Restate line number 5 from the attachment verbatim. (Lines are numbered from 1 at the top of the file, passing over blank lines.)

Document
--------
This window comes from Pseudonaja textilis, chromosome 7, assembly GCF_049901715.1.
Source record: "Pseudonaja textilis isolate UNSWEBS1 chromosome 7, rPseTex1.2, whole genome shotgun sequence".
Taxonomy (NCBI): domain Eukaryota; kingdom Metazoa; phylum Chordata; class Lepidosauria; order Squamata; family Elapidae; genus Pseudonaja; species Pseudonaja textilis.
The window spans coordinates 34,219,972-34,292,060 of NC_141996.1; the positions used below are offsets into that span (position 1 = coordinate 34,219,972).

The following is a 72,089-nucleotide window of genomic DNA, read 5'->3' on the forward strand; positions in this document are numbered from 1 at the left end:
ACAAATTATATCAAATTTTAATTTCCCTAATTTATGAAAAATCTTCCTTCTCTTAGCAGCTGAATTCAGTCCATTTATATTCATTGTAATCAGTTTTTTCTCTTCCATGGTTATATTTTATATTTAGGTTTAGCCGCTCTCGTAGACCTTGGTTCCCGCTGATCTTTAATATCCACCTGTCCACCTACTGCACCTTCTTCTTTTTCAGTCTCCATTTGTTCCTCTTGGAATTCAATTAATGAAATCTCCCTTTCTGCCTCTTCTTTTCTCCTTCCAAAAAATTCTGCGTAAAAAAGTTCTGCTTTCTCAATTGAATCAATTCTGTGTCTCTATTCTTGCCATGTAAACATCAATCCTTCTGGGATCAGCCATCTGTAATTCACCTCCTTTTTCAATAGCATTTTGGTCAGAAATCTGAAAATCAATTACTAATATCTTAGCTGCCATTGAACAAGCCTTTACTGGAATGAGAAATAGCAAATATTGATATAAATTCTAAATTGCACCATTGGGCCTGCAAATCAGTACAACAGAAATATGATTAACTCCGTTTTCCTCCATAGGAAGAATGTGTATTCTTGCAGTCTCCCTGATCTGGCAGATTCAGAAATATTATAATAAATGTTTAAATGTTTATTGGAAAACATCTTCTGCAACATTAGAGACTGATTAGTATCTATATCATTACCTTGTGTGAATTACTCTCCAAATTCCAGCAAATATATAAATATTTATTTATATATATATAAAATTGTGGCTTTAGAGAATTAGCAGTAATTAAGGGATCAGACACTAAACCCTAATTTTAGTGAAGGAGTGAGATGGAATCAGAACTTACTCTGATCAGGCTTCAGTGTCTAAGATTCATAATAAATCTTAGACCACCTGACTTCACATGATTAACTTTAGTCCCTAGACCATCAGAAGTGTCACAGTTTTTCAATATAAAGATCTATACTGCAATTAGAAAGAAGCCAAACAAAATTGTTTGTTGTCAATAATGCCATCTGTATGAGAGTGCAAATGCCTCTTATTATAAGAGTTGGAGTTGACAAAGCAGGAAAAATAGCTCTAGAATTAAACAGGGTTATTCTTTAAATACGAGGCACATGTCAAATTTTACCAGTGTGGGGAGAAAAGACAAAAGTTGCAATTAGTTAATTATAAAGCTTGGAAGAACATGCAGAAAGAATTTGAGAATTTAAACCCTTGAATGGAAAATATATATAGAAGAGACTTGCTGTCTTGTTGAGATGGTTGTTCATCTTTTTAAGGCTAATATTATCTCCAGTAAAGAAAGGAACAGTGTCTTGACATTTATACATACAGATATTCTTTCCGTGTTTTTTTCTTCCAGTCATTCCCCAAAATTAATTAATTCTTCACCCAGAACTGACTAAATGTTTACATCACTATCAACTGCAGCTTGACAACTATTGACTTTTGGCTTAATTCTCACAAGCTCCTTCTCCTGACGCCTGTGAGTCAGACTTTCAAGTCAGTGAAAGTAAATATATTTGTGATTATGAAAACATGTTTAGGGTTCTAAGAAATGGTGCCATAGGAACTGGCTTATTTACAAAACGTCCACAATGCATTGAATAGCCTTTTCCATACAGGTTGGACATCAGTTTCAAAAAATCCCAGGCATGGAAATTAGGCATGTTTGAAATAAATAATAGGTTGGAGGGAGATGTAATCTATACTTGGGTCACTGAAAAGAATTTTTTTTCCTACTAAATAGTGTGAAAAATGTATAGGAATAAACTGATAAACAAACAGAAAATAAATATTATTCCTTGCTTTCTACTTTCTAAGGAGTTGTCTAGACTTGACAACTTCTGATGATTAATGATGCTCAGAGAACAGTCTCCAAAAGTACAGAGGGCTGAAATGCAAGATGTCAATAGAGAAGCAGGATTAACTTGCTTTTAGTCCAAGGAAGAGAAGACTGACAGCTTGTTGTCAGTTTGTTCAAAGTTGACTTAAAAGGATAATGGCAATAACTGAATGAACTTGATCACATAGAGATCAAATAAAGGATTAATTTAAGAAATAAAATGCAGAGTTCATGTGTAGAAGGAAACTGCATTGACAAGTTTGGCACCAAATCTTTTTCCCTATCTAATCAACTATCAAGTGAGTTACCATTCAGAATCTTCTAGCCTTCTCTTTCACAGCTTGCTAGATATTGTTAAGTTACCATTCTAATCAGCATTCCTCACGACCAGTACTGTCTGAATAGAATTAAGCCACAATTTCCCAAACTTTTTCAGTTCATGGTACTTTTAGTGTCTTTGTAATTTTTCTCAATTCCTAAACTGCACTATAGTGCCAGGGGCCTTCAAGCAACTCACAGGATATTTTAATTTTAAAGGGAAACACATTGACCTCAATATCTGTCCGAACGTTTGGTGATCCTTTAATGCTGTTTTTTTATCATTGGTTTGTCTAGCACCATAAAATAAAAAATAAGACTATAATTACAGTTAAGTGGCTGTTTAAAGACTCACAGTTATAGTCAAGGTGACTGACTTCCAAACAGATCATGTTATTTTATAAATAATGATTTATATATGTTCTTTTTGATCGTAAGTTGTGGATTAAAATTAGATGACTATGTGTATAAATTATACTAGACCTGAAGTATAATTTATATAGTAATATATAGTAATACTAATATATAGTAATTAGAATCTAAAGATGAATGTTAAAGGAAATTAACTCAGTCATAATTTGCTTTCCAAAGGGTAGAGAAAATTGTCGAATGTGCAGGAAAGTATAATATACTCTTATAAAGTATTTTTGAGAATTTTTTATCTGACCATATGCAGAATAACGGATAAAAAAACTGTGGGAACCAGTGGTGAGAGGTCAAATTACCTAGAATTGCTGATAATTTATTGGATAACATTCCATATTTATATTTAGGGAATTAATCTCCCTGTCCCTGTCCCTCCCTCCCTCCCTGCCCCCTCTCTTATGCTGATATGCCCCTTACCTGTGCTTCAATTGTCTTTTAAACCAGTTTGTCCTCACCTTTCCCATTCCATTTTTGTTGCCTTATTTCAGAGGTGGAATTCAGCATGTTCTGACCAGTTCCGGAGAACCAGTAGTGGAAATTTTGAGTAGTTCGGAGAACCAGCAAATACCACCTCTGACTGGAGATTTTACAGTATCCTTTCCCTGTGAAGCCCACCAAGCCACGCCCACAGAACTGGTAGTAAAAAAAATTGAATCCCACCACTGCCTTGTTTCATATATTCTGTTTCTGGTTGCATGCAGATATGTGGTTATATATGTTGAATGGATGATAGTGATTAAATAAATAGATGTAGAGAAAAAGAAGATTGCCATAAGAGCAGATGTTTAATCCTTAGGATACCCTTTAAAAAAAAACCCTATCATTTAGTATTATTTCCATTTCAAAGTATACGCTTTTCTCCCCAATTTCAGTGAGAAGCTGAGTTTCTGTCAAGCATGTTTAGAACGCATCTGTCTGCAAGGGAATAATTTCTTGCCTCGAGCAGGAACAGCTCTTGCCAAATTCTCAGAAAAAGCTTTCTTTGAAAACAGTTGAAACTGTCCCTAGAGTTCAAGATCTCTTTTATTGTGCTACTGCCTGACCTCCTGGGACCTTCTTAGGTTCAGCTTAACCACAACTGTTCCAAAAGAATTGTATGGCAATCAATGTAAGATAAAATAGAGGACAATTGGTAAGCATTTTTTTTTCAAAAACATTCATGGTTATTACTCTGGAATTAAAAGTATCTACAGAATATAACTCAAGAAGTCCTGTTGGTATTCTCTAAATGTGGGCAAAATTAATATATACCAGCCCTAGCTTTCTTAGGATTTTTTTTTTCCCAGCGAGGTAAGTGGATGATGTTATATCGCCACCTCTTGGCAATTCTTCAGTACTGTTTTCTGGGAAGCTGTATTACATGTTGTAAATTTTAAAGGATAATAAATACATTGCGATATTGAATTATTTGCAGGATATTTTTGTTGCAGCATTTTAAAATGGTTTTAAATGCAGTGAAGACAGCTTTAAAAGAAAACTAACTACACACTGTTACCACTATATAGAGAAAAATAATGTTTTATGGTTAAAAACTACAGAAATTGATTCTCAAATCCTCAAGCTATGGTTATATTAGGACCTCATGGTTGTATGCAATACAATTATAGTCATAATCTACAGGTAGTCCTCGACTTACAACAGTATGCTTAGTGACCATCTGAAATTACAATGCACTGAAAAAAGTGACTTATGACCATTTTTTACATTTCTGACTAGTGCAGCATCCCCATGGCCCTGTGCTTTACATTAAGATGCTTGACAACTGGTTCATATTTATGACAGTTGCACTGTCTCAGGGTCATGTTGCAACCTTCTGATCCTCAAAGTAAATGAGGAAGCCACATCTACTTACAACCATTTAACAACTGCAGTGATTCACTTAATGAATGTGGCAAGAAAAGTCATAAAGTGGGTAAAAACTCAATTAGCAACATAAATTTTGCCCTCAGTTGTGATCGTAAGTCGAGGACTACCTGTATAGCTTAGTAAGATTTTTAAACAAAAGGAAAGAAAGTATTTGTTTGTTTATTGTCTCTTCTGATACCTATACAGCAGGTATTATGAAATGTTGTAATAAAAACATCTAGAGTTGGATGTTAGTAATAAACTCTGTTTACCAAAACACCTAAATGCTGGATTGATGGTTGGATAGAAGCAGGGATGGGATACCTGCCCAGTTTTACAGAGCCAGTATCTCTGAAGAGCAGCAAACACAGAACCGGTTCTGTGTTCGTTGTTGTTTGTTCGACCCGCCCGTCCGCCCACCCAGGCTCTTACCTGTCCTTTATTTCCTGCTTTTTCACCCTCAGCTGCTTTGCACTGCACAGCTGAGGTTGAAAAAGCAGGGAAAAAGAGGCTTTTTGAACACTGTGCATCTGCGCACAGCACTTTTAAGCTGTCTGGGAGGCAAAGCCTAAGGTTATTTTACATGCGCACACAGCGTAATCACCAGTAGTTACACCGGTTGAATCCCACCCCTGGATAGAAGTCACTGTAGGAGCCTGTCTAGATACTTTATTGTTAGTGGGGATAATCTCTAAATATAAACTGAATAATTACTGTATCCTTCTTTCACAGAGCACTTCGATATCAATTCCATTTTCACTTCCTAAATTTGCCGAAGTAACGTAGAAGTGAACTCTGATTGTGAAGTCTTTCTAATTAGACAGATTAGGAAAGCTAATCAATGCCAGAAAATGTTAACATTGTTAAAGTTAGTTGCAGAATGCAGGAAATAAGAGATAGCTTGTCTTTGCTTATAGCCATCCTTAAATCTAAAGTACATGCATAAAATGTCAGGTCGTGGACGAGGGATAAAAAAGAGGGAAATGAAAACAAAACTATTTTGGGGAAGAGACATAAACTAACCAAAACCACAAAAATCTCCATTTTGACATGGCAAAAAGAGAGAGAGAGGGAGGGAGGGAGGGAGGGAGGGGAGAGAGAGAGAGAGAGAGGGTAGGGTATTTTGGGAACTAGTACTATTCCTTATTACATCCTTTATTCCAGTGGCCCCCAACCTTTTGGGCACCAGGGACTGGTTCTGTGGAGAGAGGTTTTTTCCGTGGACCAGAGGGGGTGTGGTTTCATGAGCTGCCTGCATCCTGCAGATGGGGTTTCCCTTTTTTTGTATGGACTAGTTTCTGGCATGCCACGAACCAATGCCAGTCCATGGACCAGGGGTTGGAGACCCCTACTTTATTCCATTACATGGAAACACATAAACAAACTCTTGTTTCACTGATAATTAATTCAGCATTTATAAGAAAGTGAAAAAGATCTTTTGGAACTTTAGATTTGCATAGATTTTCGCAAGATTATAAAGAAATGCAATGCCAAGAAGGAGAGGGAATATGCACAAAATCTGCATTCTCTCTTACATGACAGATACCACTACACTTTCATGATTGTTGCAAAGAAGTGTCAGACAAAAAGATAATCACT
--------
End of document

The following is a 72,089-nucleotide window of genomic DNA, read 5'->3' on the forward strand; positions in this document are numbered from 1 at the left end: